One of the most common conditions we treat as physical therapists is shoulder pain related to the rotator cuff. Whether you are a young baseball player or an active adult, physical therapy should be on your radar prior to opting for surgery. A recent study showed that patients who opted to go through an intensive physical therapy program performed just as well and had similar patient satisfaction reports as their surgical counterparts. So what does this mean?
If you are suffering from shoulder pain, consider visiting a physical therapist first. A physical therapist can evaluate your shoulder and can help you determine if physical therapy might be a good option for you. A physical therapist can restore your range of motion, strength, and mechanics to help reduce your pain and improve your function.
Can Physical Therapy Prevent The Need for Surgery?
A different study
looked at how frequently physical therapy can prevent the need for surgery. The authors of the study determined that if a patient does not need surgery after completing 12 weeks of physical therapy, then it is unlikely that they will need surgery at all. The researchers also found that nearly 75% of patients with a full rotator cuff tear avoided surgery by completing a physical therapy program.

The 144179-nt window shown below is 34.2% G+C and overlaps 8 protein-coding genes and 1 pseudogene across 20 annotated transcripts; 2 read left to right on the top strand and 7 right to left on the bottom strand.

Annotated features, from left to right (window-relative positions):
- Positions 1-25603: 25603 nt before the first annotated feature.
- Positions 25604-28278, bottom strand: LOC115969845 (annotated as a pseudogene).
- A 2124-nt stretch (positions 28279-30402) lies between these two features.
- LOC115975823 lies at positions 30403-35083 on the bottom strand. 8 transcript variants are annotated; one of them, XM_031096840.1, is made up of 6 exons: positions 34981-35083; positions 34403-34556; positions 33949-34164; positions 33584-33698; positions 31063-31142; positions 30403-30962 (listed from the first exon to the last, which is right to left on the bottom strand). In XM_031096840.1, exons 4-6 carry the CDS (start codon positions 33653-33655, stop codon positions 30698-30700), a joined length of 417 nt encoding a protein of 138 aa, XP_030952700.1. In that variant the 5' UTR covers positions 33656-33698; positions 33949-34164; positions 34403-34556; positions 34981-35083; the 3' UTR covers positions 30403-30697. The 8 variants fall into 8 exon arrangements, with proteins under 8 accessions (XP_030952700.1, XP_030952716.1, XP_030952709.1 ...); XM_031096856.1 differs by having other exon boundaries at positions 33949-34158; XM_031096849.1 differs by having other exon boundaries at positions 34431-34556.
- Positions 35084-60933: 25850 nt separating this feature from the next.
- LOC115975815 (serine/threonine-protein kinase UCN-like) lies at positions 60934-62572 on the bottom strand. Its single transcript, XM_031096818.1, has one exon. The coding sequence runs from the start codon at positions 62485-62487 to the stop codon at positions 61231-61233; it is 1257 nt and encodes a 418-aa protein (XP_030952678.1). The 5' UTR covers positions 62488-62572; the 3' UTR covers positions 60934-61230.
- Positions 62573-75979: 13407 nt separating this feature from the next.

That is a huge number of patients that can benefit from physical therapy opposed to surgery. This not only is important in terms of returning to your favorite sport or activity in a timely manner, it also eliminates the high cost associated with undergoing surgery. This sounds like a win-win scenario.
For more information on how a physical therapist can help your shoulder or rotator cuff related pain, call our Cary NC physical therapy office.
About the author:
Dr. Kevin Prue PT, DPT, CSCS is a graduate of Duke University’s Doctor of Physical Therapy Program. He is the president and director of Prue Physical Therapy & Sports Performance located in Cary NC. He specializes sports and orthopedic physical therapy, sports performance training and injury prevention for youth and recreational athletes.